If you didn’t see my Tweet… I posted chapter 21 on FictionPress last Sunday. Because both Rome and Mistress Healer are key in this chapter, I debated whether to name it “The Power Cripple” after Rome, or “The Silver Healer” because of Mistress Healer’s reintroduction through Rome’s eyes. In the end I named it “Power Cripple” because, used as a noun title, it could describe either Rome or (in a sense) Mistress Healer. If you’re scratching your head at saying Mistress Healer is crippled in the realm of Power, remember that she is notable among the temple wards (i.e. servants and maidens) for demonstrating political influence in lieu of magical Power.
In this chapter, Rome wakes up with temporary amnesia. He does somewhat recover from that, only to then find himself at a disadvantage of epic proportions: Powerless, within a Power fortress. Sure, Rome’s supernatural-enhanced body can take a pretty nasty beating. But Temple defenses were built to withstand the supernatural—specifically his brand. Rome was able to enter, but his supernatural component was not. Saving Bre without it could prove impossible, guarded as she is in the depths of the temple.
This chapter is epic, in my mind, because remember: Rome and Mistress Healer have never met before. Flash back to the first few chapters of Book 1, when teenage Rome is exasperated because teenage Bre wants a personal emotional response from him before she is willing to give him the note. The note is from Mistress Healer. Rome and Mistress Healer were corresponding way back then. Rome definitely wanted those notes—wanted them badly enough to admit to embarrassing-for-him emotions toward Bre. But no way was he going to clue Bre in on the contents. If your memory while reading is especially good, you might even remember that Rome thinks something about the mating rituals of humans as he’s stashing one of the notes into a tree trunk (which seems to be his favorite type of spot to hide stuff).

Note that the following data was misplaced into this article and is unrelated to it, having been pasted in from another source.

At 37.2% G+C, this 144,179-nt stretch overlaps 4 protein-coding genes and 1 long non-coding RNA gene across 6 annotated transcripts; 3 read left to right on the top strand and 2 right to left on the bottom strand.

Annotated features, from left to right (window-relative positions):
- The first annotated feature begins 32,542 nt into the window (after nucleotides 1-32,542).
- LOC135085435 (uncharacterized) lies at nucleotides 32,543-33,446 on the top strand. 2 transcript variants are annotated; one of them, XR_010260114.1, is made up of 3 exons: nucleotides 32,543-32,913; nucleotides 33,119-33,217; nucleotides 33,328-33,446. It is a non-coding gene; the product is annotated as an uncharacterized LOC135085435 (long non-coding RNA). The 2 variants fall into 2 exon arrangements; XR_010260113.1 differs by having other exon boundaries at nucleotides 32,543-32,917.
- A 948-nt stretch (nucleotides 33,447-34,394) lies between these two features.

Well, now you get to find out what Rome really thought about Mistress Healer’s writing.
You also may remember that later in Book 1, as Rome and Bre are walking through the forest, Rome makes a case for why Mistress Healer would make a good suspect in collaboration with Pandora. It doesn’t make sense to him why Mistress Healer has taken such an interest in teaching things to Bre that serve no purpose to her employment other than to potentially get her killed. It makes more sense to him that she is someone who knows too much without reason, and therefore should not be trusted.
Needless to say, finally meeting the “infamous Mistress Healer” is quite an event for Rome. And when something is an event for Rome, he tends to make it a memorable event for everyone involved.